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Photography Question 
Carrie Zohn
 

Instructions For Lighting Assembly


I recently purchased the following:
Interfit Background Support System
Impact 125oW 3-Light Mini Boom Kit w/Case
Interfit/Paterson Stellar Tungsten Soft Box Kit INT106
None of these came with instructions on assembly. I did find the background kit instructions and got that together. However, I can't find instructions to assemble the light kits. Does anyone have any help they could offer??
Thanks much.


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12/2/2006 11:16:51 AM

 
John H. Siskin
BetterPhoto Member
John-Siskin.com
John's Photo Courses:
4-Week Short Course: An Introduction to Photographic Lighting
4-Week Short Course: Getting Started in Commercial Photography
4-Week Short Course: Portrait Photography Lighting on Location and in the Studio
  Tell me more about what is in the kit. I'll see what I can do to help, if it is not too late. Regardless, good luck with the shoot! John Siskin


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12/2/2006 1:32:19 PM

 
Mark Feldstein
BetterPhoto Member Since: 3/17/2005
  B&H will be open again this evening and tomorrow. Call their customer service number at 212-444-6600 talk to the lighting department and they should be able to fax you the instruction sheet you need if John can't help you out. Be prepared to give them the order number if you need to call them.
Take it light.
Mark


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12/2/2006 3:07:29 PM

 
Carrie Zohn   I'll try to call when I get back from my shoot this morning. Hopefully SOMEONE can help me because I'm getting to the point of being panic stricken!

Here's what I purchased:

http://www.bhphotovideo.com/bnh/controller/home?O=Search&A=details&Q=&sku=298604&is=REG&addedTroughType=search

http://www.bhphotovideo.com/bnh/controller/home?O=Search&A=details&Q=&sku=386809&is=REG&addedTroughType=search


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12/3/2006 5:31:49 AM

 
John H. Siskin
BetterPhoto Member
John-Siskin.com
John's Photo Courses:
4-Week Short Course: An Introduction to Photographic Lighting
4-Week Short Course: Getting Started in Commercial Photography
4-Week Short Course: Portrait Photography Lighting on Location and in the Studio
  Hi Carrie,
I had a chance to take a look at the kit and have a few suggestions. I am assuming that you are shooting people; if you are shooting a car, you are in big trouble. Set up the camera on a tripod. Position it in the relationship you want to the subject/subjects. Take one light, with an umbrella, and place it just behind the camera and above the camera - think of this angle as 90º to the plane of the subject. Take the other light with the umbrella and place it at 45º to the subject - you can use the right or left side, whatever works. If you think of the subject as being in the center of a circle then the sides of the subject, if extended would cut the circle in half. The first light is on the centerline of this half circle, and the second light is in the center of one of the quarter circles. This should get you light that is reasonably smooth, but allows for some structure on the face. Keep it simple do not use the boom. Your lights should be no more than 8 feet from the subject, less would be better. The lights should be the same distance from the subject, at two different angles. You can use your camera meter.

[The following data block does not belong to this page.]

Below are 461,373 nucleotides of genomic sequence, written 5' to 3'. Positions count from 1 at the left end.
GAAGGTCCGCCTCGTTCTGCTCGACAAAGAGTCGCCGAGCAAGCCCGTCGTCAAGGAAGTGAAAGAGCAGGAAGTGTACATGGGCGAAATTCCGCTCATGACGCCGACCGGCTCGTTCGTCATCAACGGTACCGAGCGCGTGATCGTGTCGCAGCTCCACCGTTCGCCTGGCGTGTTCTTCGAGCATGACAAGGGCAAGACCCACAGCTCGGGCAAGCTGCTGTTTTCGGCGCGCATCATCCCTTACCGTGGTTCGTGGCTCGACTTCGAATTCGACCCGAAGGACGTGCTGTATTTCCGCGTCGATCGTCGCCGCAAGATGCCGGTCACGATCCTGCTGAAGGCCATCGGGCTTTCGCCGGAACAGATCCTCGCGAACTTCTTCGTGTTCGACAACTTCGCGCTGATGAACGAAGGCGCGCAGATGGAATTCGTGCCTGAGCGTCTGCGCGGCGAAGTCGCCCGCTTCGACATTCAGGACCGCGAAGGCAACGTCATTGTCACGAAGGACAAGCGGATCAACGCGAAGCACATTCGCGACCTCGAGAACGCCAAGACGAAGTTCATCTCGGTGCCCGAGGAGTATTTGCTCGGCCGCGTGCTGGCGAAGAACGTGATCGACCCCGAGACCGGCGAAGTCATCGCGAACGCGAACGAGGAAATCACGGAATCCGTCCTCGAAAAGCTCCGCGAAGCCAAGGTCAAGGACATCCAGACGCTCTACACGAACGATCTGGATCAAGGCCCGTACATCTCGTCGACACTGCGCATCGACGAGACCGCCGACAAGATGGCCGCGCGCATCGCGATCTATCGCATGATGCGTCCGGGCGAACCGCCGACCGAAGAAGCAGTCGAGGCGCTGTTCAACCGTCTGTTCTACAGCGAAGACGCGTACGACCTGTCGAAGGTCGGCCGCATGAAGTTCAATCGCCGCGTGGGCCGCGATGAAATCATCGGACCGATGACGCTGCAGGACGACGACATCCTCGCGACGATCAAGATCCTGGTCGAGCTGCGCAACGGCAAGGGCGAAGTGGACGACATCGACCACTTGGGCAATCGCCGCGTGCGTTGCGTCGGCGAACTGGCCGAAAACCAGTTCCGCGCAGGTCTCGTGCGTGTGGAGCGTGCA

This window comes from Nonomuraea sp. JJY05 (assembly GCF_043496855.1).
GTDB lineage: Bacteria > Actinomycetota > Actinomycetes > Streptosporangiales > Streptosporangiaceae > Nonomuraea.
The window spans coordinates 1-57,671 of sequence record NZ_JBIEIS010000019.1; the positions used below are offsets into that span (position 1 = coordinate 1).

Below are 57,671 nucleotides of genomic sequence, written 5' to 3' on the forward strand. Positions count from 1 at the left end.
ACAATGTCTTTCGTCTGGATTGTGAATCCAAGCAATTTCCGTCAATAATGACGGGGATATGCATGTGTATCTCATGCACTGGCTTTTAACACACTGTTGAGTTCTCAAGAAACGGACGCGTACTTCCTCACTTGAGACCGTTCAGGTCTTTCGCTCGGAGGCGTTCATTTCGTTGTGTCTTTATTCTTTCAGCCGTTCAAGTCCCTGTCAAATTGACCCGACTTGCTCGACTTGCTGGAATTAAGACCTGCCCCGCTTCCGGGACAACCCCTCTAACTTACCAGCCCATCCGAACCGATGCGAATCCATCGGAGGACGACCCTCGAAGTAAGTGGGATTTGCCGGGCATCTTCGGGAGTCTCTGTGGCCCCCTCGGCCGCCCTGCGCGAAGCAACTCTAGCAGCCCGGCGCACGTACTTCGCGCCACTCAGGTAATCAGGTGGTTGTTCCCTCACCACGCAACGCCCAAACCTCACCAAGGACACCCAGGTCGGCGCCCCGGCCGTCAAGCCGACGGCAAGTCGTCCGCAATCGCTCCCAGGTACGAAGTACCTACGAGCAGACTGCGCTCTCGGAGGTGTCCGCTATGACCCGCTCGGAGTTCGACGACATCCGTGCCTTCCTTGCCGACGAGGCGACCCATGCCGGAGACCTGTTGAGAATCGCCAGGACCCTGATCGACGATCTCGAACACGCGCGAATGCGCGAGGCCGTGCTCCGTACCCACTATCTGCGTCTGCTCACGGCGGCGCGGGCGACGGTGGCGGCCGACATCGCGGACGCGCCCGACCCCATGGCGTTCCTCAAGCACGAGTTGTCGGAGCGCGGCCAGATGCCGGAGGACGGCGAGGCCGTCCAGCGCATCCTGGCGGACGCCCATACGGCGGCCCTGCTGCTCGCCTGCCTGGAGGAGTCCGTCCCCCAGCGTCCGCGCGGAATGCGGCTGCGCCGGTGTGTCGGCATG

Your real problem is with color. These lights are tungsten balanced. You can use one of the preset balances on your camera for color, which will work. If you allow either daylight or fluorescent light into this shot you are going to be in color hell. Digital cameras can balance for only one color of light, if you have two colors (daylight and tungsten) the tungsten will appear sort of orange and the daylight will appear bluish. Not good. So cover that window with a quilt.
These are inexpensive lights. You will have difficulties working with them because of heat and light mixing. You will need a tripod because your exposures will be longer, and you may still have problems with noise. You may want to check out http://www.smithvictor.com/reference/index.asp. Smith-Victor makes a lot of lights like yours, they have some information that will help!
Good luck!


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12/3/2006 11:00:34 AM

 
Carrie Zohn   Yes, these are for shooting people. ;) I called B&H and they haven't been very helpful thus far but I'm going to call back in hopes that I can speak with someone who might be a little nicer. These were purchased primarily to do "prom" photos that will have mostly 2-4 people in the shot. They'll be shot in a "locker room" with no windows and we CAN turn the flourescent lights OFF if that will help.


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12/4/2006 9:32:47 AM

 
Carrie Zohn   Ok, I've called B&H at least three times and spoken with THREE different people who have been not only of NO help but have been rude on top of it. They say that there are NO instructions on how to assemble the lights. WHAT!?? Seriously? There are no instructions Anywhere? I found instructions for the softbox but I'm not following them at all. Perhaps I should have taken a class but this "photo stint" fell into my lap out of nowhere to be honest and they're depending on me. ANY help at ALL would be unbelievably appreciated!! Thank you.


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12/4/2006 9:40:41 AM

 
John H. Siskin
BetterPhoto Member
John-Siskin.com
John's Photo Courses:
4-Week Short Course: An Introduction to Photographic Lighting
4-Week Short Course: Getting Started in Commercial Photography
4-Week Short Course: Portrait Photography Lighting on Location and in the Studio
  Hi Carrie,